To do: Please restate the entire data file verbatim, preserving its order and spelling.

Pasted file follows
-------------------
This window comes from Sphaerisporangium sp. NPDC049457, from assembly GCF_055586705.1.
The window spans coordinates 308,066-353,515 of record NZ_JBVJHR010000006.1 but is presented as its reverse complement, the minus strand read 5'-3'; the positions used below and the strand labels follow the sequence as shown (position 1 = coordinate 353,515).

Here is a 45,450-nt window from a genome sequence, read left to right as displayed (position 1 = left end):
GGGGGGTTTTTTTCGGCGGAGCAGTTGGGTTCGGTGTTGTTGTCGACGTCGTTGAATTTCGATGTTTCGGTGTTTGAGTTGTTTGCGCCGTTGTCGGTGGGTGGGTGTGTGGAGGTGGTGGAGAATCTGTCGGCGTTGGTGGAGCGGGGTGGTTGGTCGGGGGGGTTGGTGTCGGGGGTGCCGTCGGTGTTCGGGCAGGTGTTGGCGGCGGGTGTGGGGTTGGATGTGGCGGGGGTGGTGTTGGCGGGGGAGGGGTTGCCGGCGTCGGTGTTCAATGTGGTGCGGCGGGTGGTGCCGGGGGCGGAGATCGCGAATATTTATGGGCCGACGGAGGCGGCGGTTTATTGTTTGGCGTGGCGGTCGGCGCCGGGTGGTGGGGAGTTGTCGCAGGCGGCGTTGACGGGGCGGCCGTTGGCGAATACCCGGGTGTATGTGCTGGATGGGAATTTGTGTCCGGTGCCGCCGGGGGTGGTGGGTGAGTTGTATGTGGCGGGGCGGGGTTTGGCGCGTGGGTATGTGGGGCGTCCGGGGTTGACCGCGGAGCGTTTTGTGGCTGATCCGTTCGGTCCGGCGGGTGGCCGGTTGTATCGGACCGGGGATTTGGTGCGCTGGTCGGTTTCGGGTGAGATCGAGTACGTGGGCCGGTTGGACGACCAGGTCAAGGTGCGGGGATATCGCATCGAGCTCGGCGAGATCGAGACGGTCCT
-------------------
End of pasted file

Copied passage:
This window comes from Sphaerisporangium sp. NPDC049457, from assembly GCF_055586705.1.
The window spans coordinates 308,066-353,515 of record NZ_JBVJHR010000006.1 but is presented as its reverse complement, the minus strand read 5'-3'; the positions used below and the strand labels follow the sequence as shown (position 1 = coordinate 353,515).

Here is a 45,450-nt window from a genome sequence, read left to right as displayed (position 1 = left end):
GGGGGGTTTTTTTCGGCGGAGCAGTTGGGTTCGGTGTTGTTGTCGACGTCGTTGAATTTCGATGTTTCGGTGTTTGAGTTGTTTGCGCCGTTGTCGGTGGGTGGGTGTGTGGAGGTGGTGGAGAATCTGTCGGCGTTGGTGGAGCGGGGTGGTTGGTCGGGGGGGTTGGTGTCGGGGGTGCCGTCGGTGTTCGGGCAGGTGTTGGCGGCGGGTGTGGGGTTGGATGTGGCGGGGGTGGTGTTGGCGGGGGAGGGGTTGCCGGCGTCGGTGTTCAATGTGGTGCGGCGGGTGGTGCCGGGGGCGGAGATCGCGAATATTTATGGGCCGACGGAGGCGGCGGTTTATTGTTTGGCGTGGCGGTCGGCGCCGGGTGGTGGGGAGTTGTCGCAGGCGGCGTTGACGGGGCGGCCGTTGGCGAATACCCGGGTGTATGTGCTGGATGGGAATTTGTGTCCGGTGCCGCCGGGGGTGGTGGGTGAGTTGTATGTGGCGGGGCGGGGTTTGGCGCGTGGGTATGTGGGGCGTCCGGGGTTGACCGCGGAGCGTTTTGTGGCTGATCCGTTCGGTCCGGCGGGTGGCCGGTTGTATCGGACCGGGGATTTGGTGCGCTGGTCGGTTTCGGGTGAGATCGAGTACGTGGGCCGGTTGGACGACCAGGTCAAGGTGCGGGGATATCGCATCGAGCTCGGCGAGATCGAGACGGTCCT